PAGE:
# CHEFGP - Editorial

Practice

Contest

Author: Dmytro Berezin

Tester: Alexey Zayakin

Editorialist: Jakub Safin

EASY

greedy

### PROBLEM

You’re given two integers x,y and a string s containing only characters a and b. Find one possible way to reorder the characters in s so that the number of characters * we need to add to ensure there’s no substring of x+1 consecutive a-s or y+1 consecutive b-s is the smallest possible.

### QUICK EXPLANATION

An optimal string for less b-s than a-s has the form aa..ba..ba..ba..a where all substrings between b-s except the last one have length \le x and the last one has minimum length. Assign a-s greedily to minimise that length.

### EXPLANATION

The problem statement is complicated, but the number of *-s we’re trying to minimise boils down to this:

• find the first position when x+1 consecutive a-s or y+1 consecutive b-s appear
• insert * before the last (x+1-th or y+1-th) of these characters - this corresponds to giving the dissatisfied person a kiwi first
• repeat as long as possible

If we have a maximal substring of n consecutive a-s (that can’t be extended to n+1), we’ll need to repeat the above process \left\lfloor\frac{n-1}{x}\right\rfloor times, since we’re always cutting off x characters and decreasing n by x as long as n > x; similarly, it’s \left\lfloor\frac{n-1}{y}\right\rfloor for n consecutive b-s. Now we can afford to ignore *-s (we can add them at the end of the algorithm) and focus on finding the string consisting only of ab with min. cost.

Let’s denote the number of characters a by n_a and the number of b-s by n_b. Note that the output only depends on n_a and n_b, not the order of characters in the initial string.

## Lemma: if n_a \ge n_b, then there’s an optimal solution with no two consecutive b-s

Proof: consider an optimal solution with some two consecutive b-s. If it starts or ends with a, we can move one of the b-s to the beginning. Otherwise, let’s look at the places after each a. There are at least as many a-s as b-s and at least one of the b-s (the second of our two consecutive b-s) definitely doesn’t occur right after a, so there must be an a such that after it, there’s the end of the string or an a; we can move one of our b-s after the first such a.

This way, we decrease the length of one maximal substring of consecutive b-s, add a maximal substring with length 1 (and cost 0 since x > 0) and maybe do the same for a-s. The cost can’t increase in such an operation. If we repeat that often enough, we’ll come to a situation where no two consecutive b-s occur. QED.

## Lemma: there’s an optimal solution with at most one maximal substring with non-zero cost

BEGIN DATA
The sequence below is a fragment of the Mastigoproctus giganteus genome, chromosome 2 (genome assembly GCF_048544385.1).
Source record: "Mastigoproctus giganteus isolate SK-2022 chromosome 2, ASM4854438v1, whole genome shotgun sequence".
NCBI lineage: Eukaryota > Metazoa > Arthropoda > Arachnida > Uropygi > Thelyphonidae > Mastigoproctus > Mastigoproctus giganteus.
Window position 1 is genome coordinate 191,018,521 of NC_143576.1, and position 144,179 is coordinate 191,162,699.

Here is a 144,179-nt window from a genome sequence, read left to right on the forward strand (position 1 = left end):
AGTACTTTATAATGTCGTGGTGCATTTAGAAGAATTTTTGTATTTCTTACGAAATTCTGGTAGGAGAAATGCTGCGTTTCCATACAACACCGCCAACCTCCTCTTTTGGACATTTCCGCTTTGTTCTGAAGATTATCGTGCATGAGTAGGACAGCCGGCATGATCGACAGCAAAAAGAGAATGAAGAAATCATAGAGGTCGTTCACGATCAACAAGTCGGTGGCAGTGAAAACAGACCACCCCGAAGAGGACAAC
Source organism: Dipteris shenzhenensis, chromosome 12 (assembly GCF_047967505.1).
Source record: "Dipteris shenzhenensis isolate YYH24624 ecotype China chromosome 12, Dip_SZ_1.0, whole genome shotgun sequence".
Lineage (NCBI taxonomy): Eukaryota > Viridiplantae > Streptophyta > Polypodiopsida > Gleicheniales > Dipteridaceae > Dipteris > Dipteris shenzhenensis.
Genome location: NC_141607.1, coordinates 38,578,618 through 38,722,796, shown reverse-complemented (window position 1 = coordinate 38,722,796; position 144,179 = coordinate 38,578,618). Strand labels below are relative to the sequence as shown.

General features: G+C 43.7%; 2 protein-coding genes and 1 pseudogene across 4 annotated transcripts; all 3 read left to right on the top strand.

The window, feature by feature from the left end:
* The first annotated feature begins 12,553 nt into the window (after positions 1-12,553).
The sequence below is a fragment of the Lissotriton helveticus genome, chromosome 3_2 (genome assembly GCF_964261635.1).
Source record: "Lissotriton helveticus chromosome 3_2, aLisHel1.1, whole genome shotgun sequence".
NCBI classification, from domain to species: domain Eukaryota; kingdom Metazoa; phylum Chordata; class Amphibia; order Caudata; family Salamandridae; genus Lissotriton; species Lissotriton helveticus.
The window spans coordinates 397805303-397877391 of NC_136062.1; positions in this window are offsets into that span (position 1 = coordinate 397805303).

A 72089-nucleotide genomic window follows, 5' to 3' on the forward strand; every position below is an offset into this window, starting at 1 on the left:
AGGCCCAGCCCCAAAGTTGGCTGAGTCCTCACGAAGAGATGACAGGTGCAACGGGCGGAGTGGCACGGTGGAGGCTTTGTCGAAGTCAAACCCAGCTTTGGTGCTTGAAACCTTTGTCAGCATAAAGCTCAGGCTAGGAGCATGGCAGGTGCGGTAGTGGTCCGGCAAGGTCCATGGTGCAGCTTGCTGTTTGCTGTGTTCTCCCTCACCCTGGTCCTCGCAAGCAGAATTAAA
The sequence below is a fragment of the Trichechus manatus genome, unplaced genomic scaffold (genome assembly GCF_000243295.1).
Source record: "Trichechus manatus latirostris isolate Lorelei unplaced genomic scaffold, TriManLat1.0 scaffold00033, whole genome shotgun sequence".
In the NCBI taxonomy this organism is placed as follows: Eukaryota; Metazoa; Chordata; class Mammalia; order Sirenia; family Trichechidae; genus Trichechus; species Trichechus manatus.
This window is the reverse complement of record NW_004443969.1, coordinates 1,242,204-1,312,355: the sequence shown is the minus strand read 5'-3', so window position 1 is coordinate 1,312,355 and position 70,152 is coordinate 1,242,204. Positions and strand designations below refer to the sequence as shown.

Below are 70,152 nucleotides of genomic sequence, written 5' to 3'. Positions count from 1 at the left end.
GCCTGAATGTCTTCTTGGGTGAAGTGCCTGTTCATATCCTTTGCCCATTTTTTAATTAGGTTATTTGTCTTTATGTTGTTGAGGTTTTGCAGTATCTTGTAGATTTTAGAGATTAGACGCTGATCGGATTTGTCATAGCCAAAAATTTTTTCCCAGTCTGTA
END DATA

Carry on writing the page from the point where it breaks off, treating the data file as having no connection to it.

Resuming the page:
Proof: without loss of generality, let’s assume n_a \ge n_b; as per the previous lemma, let’s take one optimal solution without consecutive b-s. If there are two maximal substrings (of a-s) with lengths l_1,l_2 > x in it, let’s write l_1=1+k_1x+r_1, l_2=1+k_2x+r_2 with k_{12} > 0 and 0 \le r_{12} < x. The total cost of these two substrings is then k_1+k_2. We can move k_1x a-s to the second substring, getting substrings with non-zero lengths 1+r_1,1+(k_1+k_2)x+r_2; their cost is still k_1+k_2.

This way, we can convert any solution with minimum cost into another solution with minimum cost and at most one maximal substring of a-s with length > x and all b-s isolated.

## Constructing the solution

Without loss of generality, we can assume the substring with length > x is the last one. Our solution (before adding *-s) can then be written using maximal substrings of lengths a_1,\dots,a_{n_b},l as: a\times a_1, b, a\times a_2, b, …, a\times a_{n_b}, b, a\times l. Here, a_1+\dots+a_{n_b}+l=n_a, 1 \le a_1,\dots a_{n_b} \le x so these have cost 0 and we want the cost of the last substring to be minimal, so l should be minimised.

That can be done greedily. First, let’s take all a_i=1 and subtract n_b from n_a. Then, we’re going to determine the final values of all a_i one by one. For each a_i, we can add y=\mathrm{min}(n_a,x-1) to it and subtract y from n_a; this way, we’re making a_i as large as possible. If we reach n_a=0 at some point (actually, this happens when xn_b \ge n_a initially), we’ve created a solution with cost 0. Otherwise, all a_i must be equal to x (we’ve added x-1 to each of them) and we can set l equal to the current n_a. Obviously, it’s impossible to make l any smaller in such a case, since all a_i are already maximal.

Then we just need to add the *-s (kiwis) and we’re done. The time and memory complexity of this algorithm is O(n_a+n_b) just due to reading the input and printing the output; it can be improved to O(1) memory if we read the input and print the output by individual characters.

### AUTHOR’S AND TESTER’S SOLUTIONS

Setter’s solution

Tester’s solution

Editorialist’s solution

can we use dynamic programming here like
i) including the a at position i
ii) including the b at position i

then answer is maximum of the two conditions??

Lemma: if n_a≥n_b then there’s an optimal solution with no two consecutive b-s.

In order to prove this Lemma, we need to show that if there are consecutive b-s, either the sentence starts or ends with a or there is at least two consecutive a-s. The proof of this part can also be given by pigeon-hole principle as follows-

Case-1: String starts or ends with a-s. There is nothing to prove then.

Case-2: Consider the case when the string doesn’t start or end with a-s. Suppose two b-s are consecutive. Then there are n_b - 1 places in between and there are n_a a-s to place. By pigeon-hole principle we get that there is at least two consecutive a-s.

Here is a video editorial on the problem.
Cheers!

2 Likes

The problem page says that the author is Dmytro Berezin, but the editorial says the setter is someone else.
Can the concerned authority please look into it?

1 Like

Error in copying, I guess. Fixed.

Thanks for that!